Windlass Safety Tips
Some 15 years ago, I was coming out of Key West, near Smith Shoals, when my buddy’s 54 Carver came to a screeching halt from about 14 knots. Luckily, no one was injured.
Minor damage occurred to the boat when 300-plus feet of all-chain rode was unintentionally deployed. The windlass had let go!
My Silverton 42C’s windlass lacked a safety device, so I added a short piece of parachute cord looped through the anchor shackle and back to a nearby cleat. If your boat has a windlass, is there a safety device? Preferably, it should have a cable with a snap, a chain hook or a chain stopper. Our present boat, a Silverton 45C, came equipped from the factory with a cable and snap. If your boat is fitted with a windlass, how is the anchor secured?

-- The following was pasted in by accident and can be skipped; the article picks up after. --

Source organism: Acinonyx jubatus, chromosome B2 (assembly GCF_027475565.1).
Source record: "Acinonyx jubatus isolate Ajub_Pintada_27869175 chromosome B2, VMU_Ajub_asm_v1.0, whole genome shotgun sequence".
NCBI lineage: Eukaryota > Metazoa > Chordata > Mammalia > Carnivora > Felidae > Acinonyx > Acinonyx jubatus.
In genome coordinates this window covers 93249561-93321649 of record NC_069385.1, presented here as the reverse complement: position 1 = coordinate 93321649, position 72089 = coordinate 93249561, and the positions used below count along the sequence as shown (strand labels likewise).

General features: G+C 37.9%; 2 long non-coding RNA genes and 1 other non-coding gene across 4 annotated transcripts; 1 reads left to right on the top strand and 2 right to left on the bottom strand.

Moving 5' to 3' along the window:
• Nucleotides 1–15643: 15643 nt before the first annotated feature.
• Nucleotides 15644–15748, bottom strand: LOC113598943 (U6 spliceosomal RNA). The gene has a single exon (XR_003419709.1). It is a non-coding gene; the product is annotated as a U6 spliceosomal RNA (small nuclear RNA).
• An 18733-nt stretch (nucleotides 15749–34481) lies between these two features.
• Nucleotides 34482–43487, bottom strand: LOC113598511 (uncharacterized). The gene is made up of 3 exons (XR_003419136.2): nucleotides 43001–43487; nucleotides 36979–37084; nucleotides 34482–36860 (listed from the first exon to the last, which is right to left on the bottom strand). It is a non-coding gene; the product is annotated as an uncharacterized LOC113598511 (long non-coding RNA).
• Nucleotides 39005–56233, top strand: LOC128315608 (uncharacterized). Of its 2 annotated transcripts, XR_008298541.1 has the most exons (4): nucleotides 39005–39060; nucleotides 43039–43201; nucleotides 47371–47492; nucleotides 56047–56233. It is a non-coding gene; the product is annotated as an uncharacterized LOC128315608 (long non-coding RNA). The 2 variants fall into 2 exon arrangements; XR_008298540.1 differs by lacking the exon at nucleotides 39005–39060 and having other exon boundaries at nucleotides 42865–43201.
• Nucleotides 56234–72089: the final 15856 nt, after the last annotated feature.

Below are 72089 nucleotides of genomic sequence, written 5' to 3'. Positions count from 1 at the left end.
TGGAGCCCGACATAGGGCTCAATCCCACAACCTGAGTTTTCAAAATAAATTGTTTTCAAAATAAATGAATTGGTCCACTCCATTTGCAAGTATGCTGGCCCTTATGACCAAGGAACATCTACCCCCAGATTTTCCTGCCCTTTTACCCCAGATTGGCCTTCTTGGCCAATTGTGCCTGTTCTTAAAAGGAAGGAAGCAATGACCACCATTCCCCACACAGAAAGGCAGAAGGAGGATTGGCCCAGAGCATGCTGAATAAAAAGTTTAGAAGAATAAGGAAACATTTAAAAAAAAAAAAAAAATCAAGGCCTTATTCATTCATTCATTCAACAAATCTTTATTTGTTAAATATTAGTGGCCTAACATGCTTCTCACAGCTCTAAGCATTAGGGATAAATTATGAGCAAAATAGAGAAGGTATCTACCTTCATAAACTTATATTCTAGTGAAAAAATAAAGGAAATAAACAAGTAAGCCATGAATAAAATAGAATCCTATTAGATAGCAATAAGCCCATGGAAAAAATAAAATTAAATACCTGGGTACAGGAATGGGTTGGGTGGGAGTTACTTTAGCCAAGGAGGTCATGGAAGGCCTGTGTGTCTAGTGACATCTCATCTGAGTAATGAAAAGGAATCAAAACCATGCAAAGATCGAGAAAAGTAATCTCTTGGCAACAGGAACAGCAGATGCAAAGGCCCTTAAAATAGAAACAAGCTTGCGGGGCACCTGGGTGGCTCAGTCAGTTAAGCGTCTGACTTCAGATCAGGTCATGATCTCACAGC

Another point: Do you have all-chain rode? If so, do you have a hacksaw aboard?
Capt. Ted Schindler II
Fort Myers Beach, Florida
[As Capt. Schindler points out, the windlass is not meant to carry the load of the anchor as the boat powers across the water, often in waves. When we test boats fitted with a windlass, this is why we make a point of checking to see that some provision for supporting the anchor is provided. If not, we add it to the low points in the review. —Ed.]
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